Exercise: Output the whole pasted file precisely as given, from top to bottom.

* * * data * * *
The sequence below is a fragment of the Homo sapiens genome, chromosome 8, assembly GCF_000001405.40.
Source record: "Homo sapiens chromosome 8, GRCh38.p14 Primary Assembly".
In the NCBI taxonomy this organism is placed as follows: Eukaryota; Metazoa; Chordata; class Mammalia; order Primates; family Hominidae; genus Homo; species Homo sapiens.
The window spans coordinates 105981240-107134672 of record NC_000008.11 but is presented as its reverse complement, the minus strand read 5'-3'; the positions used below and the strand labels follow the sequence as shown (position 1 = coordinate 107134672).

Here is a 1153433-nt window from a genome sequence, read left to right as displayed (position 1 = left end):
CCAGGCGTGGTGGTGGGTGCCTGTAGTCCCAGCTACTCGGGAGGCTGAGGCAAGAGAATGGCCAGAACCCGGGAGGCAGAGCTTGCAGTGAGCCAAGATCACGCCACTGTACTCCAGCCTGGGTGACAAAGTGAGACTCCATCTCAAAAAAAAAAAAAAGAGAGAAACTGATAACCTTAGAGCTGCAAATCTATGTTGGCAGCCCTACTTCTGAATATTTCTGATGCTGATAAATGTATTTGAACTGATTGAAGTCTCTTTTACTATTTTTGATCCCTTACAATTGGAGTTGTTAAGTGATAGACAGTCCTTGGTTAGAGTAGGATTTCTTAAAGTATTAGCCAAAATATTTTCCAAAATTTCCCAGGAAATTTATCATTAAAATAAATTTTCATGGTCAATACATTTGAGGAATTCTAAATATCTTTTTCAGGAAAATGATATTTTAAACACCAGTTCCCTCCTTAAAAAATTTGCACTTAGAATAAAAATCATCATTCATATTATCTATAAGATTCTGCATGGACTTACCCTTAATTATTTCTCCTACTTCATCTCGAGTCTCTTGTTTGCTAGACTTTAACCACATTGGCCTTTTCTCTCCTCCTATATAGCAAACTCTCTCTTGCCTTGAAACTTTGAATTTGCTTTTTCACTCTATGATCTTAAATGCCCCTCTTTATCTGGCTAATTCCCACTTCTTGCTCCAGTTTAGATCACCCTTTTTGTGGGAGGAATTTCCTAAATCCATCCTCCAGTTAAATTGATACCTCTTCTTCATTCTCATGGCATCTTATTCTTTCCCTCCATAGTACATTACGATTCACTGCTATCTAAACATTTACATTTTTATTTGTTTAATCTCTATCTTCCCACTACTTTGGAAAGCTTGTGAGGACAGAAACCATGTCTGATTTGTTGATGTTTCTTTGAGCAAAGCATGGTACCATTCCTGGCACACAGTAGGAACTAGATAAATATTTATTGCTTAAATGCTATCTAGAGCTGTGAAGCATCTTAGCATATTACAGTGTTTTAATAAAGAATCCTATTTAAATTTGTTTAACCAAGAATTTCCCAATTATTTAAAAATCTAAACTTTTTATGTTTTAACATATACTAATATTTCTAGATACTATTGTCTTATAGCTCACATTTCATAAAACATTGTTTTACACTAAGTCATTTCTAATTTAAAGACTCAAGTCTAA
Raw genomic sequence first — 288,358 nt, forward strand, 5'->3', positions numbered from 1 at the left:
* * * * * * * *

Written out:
The sequence below is a fragment of the Homo sapiens genome, chromosome 8, assembly GCF_000001405.40.
Source record: "Homo sapiens chromosome 8, GRCh38.p14 Primary Assembly".
In the NCBI taxonomy this organism is placed as follows: Eukaryota; Metazoa; Chordata; class Mammalia; order Primates; family Hominidae; genus Homo; species Homo sapiens.
The window spans coordinates 105981240-107134672 of record NC_000008.11 but is presented as its reverse complement, the minus strand read 5'-3'; the positions used below and the strand labels follow the sequence as shown (position 1 = coordinate 107134672).

Here is a 1153433-nt window from a genome sequence, read left to right as displayed (position 1 = left end):
CCAGGCGTGGTGGTGGGTGCCTGTAGTCCCAGCTACTCGGGAGGCTGAGGCAAGAGAATGGCCAGAACCCGGGAGGCAGAGCTTGCAGTGAGCCAAGATCACGCCACTGTACTCCAGCCTGGGTGACAAAGTGAGACTCCATCTCAAAAAAAAAAAAAAGAGAGAAACTGATAACCTTAGAGCTGCAAATCTATGTTGGCAGCCCTACTTCTGAATATTTCTGATGCTGATAAATGTATTTGAACTGATTGAAGTCTCTTTTACTATTTTTGATCCCTTACAATTGGAGTTGTTAAGTGATAGACAGTCCTTGGTTAGAGTAGGATTTCTTAAAGTATTAGCCAAAATATTTTCCAAAATTTCCCAGGAAATTTATCATTAAAATAAATTTTCATGGTCAATACATTTGAGGAATTCTAAATATCTTTTTCAGGAAAATGATATTTTAAACACCAGTTCCCTCCTTAAAAAATTTGCACTTAGAATAAAAATCATCATTCATATTATCTATAAGATTCTGCATGGACTTACCCTTAATTATTTCTCCTACTTCATCTCGAGTCTCTTGTTTGCTAGACTTTAACCACATTGGCCTTTTCTCTCCTCCTATATAGCAAACTCTCTCTTGCCTTGAAACTTTGAATTTGCTTTTTCACTCTATGATCTTAAATGCCCCTCTTTATCTGGCTAATTCCCACTTCTTGCTCCAGTTTAGATCACCCTTTTTGTGGGAGGAATTTCCTAAATCCATCCTCCAGTTAAATTGATACCTCTTCTTCATTCTCATGGCATCTTATTCTTTCCCTCCATAGTACATTACGATTCACTGCTATCTAAACATTTACATTTTTATTTGTTTAATCTCTATCTTCCCACTACTTTGGAAAGCTTGTGAGGACAGAAACCATGTCTGATTTGTTGATGTTTCTTTGAGCAAAGCATGGTACCATTCCTGGCACACAGTAGGAACTAGATAAATATTTATTGCTTAAATGCTATCTAGAGCTGTGAAGCATCTTAGCATATTACAGTGTTTTAATAAAGAATCCTATTTAAATTTGTTTAACCAAGAATTTCCCAATTATTTAAAAATCTAAACTTTTTATGTTTTAACATATACTAATATTTCTAGATACTATTGTCTTATAGCTCACATTTCATAAAACATTGTTTTACACTAAGTCATTTCTAATTTAAAGACTCAAGTCTAA
Raw genomic sequence first — 288,358 nt, forward strand, 5'->3', positions numbered from 1 at the left: